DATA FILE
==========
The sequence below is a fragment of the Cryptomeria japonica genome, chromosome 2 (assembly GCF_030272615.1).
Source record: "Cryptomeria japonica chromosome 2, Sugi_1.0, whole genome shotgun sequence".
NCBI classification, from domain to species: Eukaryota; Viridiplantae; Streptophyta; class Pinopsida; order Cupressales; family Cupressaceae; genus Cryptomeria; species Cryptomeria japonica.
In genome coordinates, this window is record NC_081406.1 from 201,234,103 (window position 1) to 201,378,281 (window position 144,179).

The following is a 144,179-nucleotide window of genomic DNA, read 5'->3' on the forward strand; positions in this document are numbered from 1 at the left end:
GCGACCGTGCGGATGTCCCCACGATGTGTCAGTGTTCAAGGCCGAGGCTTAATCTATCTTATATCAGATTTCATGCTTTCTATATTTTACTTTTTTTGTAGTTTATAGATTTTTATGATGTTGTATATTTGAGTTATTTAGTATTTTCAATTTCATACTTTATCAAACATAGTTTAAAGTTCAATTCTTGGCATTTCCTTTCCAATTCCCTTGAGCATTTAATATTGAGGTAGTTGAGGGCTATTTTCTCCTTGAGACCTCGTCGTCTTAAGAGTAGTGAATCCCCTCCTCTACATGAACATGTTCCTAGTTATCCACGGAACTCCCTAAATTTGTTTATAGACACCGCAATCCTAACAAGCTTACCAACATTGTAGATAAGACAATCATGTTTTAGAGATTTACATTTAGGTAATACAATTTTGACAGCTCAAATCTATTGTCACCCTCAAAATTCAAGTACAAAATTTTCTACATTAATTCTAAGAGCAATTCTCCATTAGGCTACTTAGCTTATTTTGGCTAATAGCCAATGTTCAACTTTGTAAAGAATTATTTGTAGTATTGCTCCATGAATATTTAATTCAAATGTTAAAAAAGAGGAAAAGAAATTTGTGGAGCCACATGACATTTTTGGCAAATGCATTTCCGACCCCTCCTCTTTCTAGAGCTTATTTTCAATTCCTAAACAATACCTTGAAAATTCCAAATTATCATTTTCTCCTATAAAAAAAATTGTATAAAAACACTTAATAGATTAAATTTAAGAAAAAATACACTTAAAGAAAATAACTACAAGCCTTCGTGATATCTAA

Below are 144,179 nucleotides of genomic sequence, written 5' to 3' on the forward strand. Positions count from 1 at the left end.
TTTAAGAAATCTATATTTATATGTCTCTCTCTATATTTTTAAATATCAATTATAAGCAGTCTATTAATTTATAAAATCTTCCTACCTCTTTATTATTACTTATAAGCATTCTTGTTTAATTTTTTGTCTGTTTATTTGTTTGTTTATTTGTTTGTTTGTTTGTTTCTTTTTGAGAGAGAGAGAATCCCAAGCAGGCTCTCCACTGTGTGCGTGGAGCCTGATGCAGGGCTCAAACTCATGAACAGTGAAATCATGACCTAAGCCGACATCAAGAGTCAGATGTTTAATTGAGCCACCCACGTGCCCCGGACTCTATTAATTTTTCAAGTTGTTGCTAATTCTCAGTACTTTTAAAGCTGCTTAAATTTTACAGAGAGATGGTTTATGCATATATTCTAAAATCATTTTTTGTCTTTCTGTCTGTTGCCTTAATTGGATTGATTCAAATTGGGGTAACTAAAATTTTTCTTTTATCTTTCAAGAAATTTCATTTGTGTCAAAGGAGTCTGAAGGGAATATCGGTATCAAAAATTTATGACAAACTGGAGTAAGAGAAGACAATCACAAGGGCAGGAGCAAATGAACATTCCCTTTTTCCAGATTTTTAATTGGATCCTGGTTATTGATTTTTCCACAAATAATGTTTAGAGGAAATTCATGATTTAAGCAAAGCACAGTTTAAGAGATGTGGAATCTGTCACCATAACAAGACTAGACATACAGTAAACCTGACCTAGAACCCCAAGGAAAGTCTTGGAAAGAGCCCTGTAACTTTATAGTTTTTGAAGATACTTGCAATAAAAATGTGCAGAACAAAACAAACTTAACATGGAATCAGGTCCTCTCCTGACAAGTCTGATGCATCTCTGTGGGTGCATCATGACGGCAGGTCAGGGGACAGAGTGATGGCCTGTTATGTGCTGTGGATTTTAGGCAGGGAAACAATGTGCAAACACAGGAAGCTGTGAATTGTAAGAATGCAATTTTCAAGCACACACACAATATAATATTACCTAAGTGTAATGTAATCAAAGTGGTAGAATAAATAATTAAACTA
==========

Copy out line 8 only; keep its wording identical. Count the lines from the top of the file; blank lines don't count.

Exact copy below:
TTTAAGAAATCTATATTTATATGTCTCTCTCTATATTTTTAAATATCAATTATAAGCAGTCTATTAATTTATAAAATCTTCCTACCTCTTTATTATTACTTATAAGCATTCTTGTTTAATTTTTTGTCTGTTTATTTGTTTGTTTATTTGTTTGTTTGTTTGTTTCTTTTTGAGAGAGAGAGAATCCCAAGCAGGCTCTCCACTGTGTGCGTGGAGCCTGATGCAGGGCTCAAACTCATGAACAGTGAAATCATGACCTAAGCCGACATCAAGAGTCAGATGTTTAATTGAGCCACCCACGTGCCCCGGACTCTATTAATTTTTCAAGTTGTTGCTAATTCTCAGTACTTTTAAAGCTGCTTAAATTTTACAGAGAGATGGTTTATGCATATATTCTAAAATCATTTTTTGTCTTTCTGTCTGTTGCCTTAATTGGATTGATTCAAATTGGGGTAACTAAAATTTTTCTTTTATCTTTCAAGAAATTTCATTTGTGTCAAAGGAGTCTGAAGGGAATATCGGTATCAAAAATTTATGACAAACTGGAGTAAGAGAAGACAATCACAAGGGCAGGAGCAAATGAACATTCCCTTTTTCCAGATTTTTAATTGGATCCTGGTTATTGATTTTTCCACAAATAATGTTTAGAGGAAATTCATGATTTAAGCAAAGCACAGTTTAAGAGATGTGGAATCTGTCACCATAACAAGACTAGACATACAGTAAACCTGACCTAGAACCCCAAGGAAAGTCTTGGAAAGAGCCCTGTAACTTTATAGTTTTTGAAGATACTTGCAATAAAAATGTGCAGAACAAAACAAACTTAACATGGAATCAGGTCCTCTCCTGACAAGTCTGATGCATCTCTGTGGGTGCATCATGACGGCAGGTCAGGGGACAGAGTGATGGCCTGTTATGTGCTGTGGATTTTAGGCAGGGAAACAATGTGCAAACACAGGAAGCTGTGAATTGTAAGAATGCAATTTTCAAGCACACACACAATATAATATTACCTAAGTGTAATGTAATCAAAGTGGTAGAATAAATAATTAAACTA